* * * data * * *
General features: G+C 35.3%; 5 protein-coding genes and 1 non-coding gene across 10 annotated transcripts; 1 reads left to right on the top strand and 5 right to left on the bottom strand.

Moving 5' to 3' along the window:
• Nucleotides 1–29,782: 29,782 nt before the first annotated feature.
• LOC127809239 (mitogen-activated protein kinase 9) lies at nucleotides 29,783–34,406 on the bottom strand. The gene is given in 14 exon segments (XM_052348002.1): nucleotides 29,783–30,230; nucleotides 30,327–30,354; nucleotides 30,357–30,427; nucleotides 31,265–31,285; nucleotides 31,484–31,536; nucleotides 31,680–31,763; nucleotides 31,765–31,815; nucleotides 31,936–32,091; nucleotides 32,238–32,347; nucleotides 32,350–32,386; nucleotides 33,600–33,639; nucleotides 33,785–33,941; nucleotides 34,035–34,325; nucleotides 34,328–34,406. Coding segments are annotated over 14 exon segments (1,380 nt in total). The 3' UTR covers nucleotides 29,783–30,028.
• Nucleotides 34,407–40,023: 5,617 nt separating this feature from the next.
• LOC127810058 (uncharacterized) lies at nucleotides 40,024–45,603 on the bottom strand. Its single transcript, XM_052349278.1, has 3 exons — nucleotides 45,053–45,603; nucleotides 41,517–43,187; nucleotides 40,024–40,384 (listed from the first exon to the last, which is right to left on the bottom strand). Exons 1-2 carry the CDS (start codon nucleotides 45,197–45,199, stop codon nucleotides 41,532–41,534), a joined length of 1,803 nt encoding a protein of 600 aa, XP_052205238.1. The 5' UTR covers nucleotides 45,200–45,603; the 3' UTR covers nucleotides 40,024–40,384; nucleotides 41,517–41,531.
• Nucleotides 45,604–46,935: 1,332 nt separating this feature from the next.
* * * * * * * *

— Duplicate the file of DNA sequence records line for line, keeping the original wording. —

General features: G+C 35.3%; 5 protein-coding genes and 1 non-coding gene across 10 annotated transcripts; 1 reads left to right on the top strand and 5 right to left on the bottom strand.

Moving 5' to 3' along the window:
• Nucleotides 1–29,782: 29,782 nt before the first annotated feature.
• LOC127809239 (mitogen-activated protein kinase 9) lies at nucleotides 29,783–34,406 on the bottom strand. The gene is given in 14 exon segments (XM_052348002.1): nucleotides 29,783–30,230; nucleotides 30,327–30,354; nucleotides 30,357–30,427; nucleotides 31,265–31,285; nucleotides 31,484–31,536; nucleotides 31,680–31,763; nucleotides 31,765–31,815; nucleotides 31,936–32,091; nucleotides 32,238–32,347; nucleotides 32,350–32,386; nucleotides 33,600–33,639; nucleotides 33,785–33,941; nucleotides 34,035–34,325; nucleotides 34,328–34,406. Coding segments are annotated over 14 exon segments (1,380 nt in total). The 3' UTR covers nucleotides 29,783–30,028.
• Nucleotides 34,407–40,023: 5,617 nt separating this feature from the next.
• LOC127810058 (uncharacterized) lies at nucleotides 40,024–45,603 on the bottom strand. Its single transcript, XM_052349278.1, has 3 exons — nucleotides 45,053–45,603; nucleotides 41,517–43,187; nucleotides 40,024–40,384 (listed from the first exon to the last, which is right to left on the bottom strand). Exons 1-2 carry the CDS (start codon nucleotides 45,197–45,199, stop codon nucleotides 41,532–41,534), a joined length of 1,803 nt encoding a protein of 600 aa, XP_052205238.1. The 5' UTR covers nucleotides 45,200–45,603; the 3' UTR covers nucleotides 40,024–40,384; nucleotides 41,517–41,531.
• Nucleotides 45,604–46,935: 1,332 nt separating this feature from the next.